Launderette just started serving brunch in May, so you won’t be seeing the hoards of people waiting for a table like you do on a Tuesday night—for now. Their menu combines brunch classics with high-end ingredients. Think duck leg confit in the hash and a delicately fried oyster in the Florentine. The portions are perfect for sharing family-style, so have the crew clean up nicely and make it over there sometime soon.
One of the daily brunch pastry options at Laundertte
If you’re feeling rough around the edges…
Betcha didn’t even know East Austin bar Yellow Jacket Social Club had a brunch, did ya? Okay, it’s not a secret or anything, but Yellow Jacket for brunch isn’t something you do when you’ve had a good Saturday night’s sleep… it’s more of a “hair of the dog” thing, get me? And even though you order at the bar, the food comes out quickly and is consistently delicious. The Mister is a friend’s favorite, but personally I’m a sucker for the Shrimp and Grits. Top it all off with a bucket (or two) of mimosas and you’ll be ready to keep the weekend going in no time.
If you’re wanting to do it big, Texas style…
When people ask me about Jacoby’s Restaurant & Mercantile, I have a hard time finding the right words. Something about this restaurant reminds me of Sunday night steak dinners as a child, but then again, I NEVER ate this good in my youth. Their brunch menu evokes that same nostalgia/confusion. Sure, their buttermilk biscuits and gravy tastes exactly like the kind my Mimi made for me as a child, but what genius decided to put chicken fried steak on waffles? Nobody in my family, that’s for damn sure. That Jacoby’s clan… they’re really somethin’.
The Chicken Fried Steak & Waffles at Jacoby’s
If you want a side of mac n’ cheese with your breakfast…
Liberty Kitchen opened earlier this year on West 5th Street (right next to Tacos N Tequila), and they spread a great brunch on weekends and holidays. They also offer their lunch menu all day; so feel free to start your brunch with raw oysters (after 11am), or a crock of their delicious mac n’ cheese (available with or without king crab) for the perfectly rounded meal.
Shirred Eggs, Hot Smoked Salmon, Caviar & Cream at Liberty Kitchen
Written by Dani Barrow, a local Austin enthusiast.
With so many new food trucks popping up, it’s hard to know which are worthy of your appetite. Our friends at Austin Passbook are food truck experts, and they’ve gone out and tried many of the new trucks (there are so many!) and created a quick list of 5 you must try. If they’ve missed some great ones, let us know your new favorites in the comments below.
1. 40 North – The pizzas here are neapolitan style. With their handmade mozzarella, wood fired brick oven, and the perfect balance of chew, crunch, and airiness to their crust, you’re going to love these pies.
2. Uncle Bob’s BBQ – Thomas Claybar and Shawn Jackson are one of the newest BBQ trucks in town, and they’re doing it right. They’ve got a lot of BBQ options with Pork, Beef Brisket and Sausages smoked daily.
3. Boteco ATX – Brazilian born owner Fernando Marri brings some authentic flavors to their new truck. Some of the ingredients can’t even be found in Austin. Grab some authentic food here and watch a soccer game on their truck mounted TV.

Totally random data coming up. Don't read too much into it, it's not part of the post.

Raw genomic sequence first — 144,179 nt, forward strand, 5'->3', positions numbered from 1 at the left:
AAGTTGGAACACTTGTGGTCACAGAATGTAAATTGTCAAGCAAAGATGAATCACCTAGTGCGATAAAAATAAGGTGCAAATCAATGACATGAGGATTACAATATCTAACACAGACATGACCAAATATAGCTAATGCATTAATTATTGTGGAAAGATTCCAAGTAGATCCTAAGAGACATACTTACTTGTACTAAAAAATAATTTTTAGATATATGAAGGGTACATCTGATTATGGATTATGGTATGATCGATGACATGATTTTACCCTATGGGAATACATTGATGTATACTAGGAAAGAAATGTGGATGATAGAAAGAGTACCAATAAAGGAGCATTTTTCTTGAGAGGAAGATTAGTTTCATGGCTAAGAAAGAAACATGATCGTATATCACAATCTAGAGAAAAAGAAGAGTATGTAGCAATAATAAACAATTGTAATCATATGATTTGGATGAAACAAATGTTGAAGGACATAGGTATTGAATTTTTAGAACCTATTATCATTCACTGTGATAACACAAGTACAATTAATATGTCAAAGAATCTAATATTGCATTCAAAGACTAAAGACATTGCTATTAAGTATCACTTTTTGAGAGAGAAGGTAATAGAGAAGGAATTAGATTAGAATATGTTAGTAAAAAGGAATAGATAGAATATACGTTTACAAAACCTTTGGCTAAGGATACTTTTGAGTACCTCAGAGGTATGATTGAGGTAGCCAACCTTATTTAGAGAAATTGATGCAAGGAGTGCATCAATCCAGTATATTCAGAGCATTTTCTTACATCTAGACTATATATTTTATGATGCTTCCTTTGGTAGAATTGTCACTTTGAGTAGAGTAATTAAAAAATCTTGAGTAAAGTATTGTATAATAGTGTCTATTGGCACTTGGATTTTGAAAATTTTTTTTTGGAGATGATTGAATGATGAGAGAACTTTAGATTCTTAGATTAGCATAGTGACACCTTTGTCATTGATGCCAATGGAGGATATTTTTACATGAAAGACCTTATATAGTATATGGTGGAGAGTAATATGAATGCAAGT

4. Bistro Vonish – Owner and Chef Craig Vanis has created a new experience with this truck offering high-end vegan delights. Whether you’re vegan or not, you’ll find something to love on the ever changing menu.
5. TLocs Sonora Hot Dogs – Simply calling these creations hot dogs don’t do them justice. These Sonora Dogs, artfully crafted by owner Miguel Kaiser, are a guilty pleasure.
If you’d like to try these food trucks as well as 23 others, check out the Austin Passbook. It offers 2-for-1 deals on some of the best items at 28 of Austin’s best trucks. If you’re lucky, you can pick one up for only $15 during the pre-sale on the Summer edition until May 15th. Check it out here.
I have always been one to live by the terms, “Go Big or Go Home” and the same stays true whenever I decide to have an unhealthy eating day. While I am all for eating healthy and being active, every now and then it is good to just throw caution to the wind and indulge. If you are going to eat bad, might as well do it right. I hope you enjoy the many delicious stops along this list as you defy dieting.
25. Chicken & Waffles at 24 Diner
Chicken & Waffles
Photo Credit: 24 Diner Facebook Page
24. The Don Juan at Juan In A Million
23. The Monte Cristo at Hey You Gonna Eat or What?
22. The Goodnight at Hopdoddy Burger Bar
21. Cookies & Cream Shake at Alamo Drafthouse
20. Bacon Chicken Sandwich at The Jalopy
Photo Credit: Jalopy Facebook Page
19. Cheesy Garlic Bread at Mercury Pizza – CLOSED
Cheesy Garlic Bread
18. The Stuffed Avocado at Trudy’s
17. Breakfast Frito Pie at Lamberts
16. “World Famous” Glazed Round Rock Donut at Round Rock Donuts
“World Famous” Glazed Round Rock Donut
Photo Credit: Round Rock Donuts Facebook Page
15. American Fries at Banger’s
14. Trailer Park “Trashy” at Torchy’s Tacos
Trailer Park “Trashy”
Photo Credit: Torchy’s Taco Facebook Page
13. Chopped Beef Sandwich with Habanero Sauce at The Salt Lick
12. Korean Pork Burger with Fried Egg & the Beef Kimchi Spicy Fries at Chi’Lantro
Photo Credit: Chi’Lantro Website
11. The Bully at Short Bus Subs
10. JapaJam with Side of Bacon Jam Fries at The Peached Tortilla
Photo Credit: Bonnie Berry Photography
9. The Carnivore Pizza at Via 313
8. Marconi & Cheese at Hoover’s
7. S’mores Bar at Sugar Mama’s Bakeshop
6. Brunch Buffet at Moonshine
5. Blackened Mahi Mahi Fish Tacos at Turf ‘N Surf Po-Boy
Blackened Mahi Mahi Tacos
4. 2 Meat Plate at Franklin BBQ
Photo Credit: Franklin BBQ Website
3. Migas with Fajita Meat Cisco’s
2. Double Grind Burger at Bacon Austin
1. Gourdough’s in any way, shape or form.
Mardi Gras Donut
If you’re feeling bad but not wanting to completely blow all your hard work here are few lesser of the evils as along as they are enjoyed in moderation.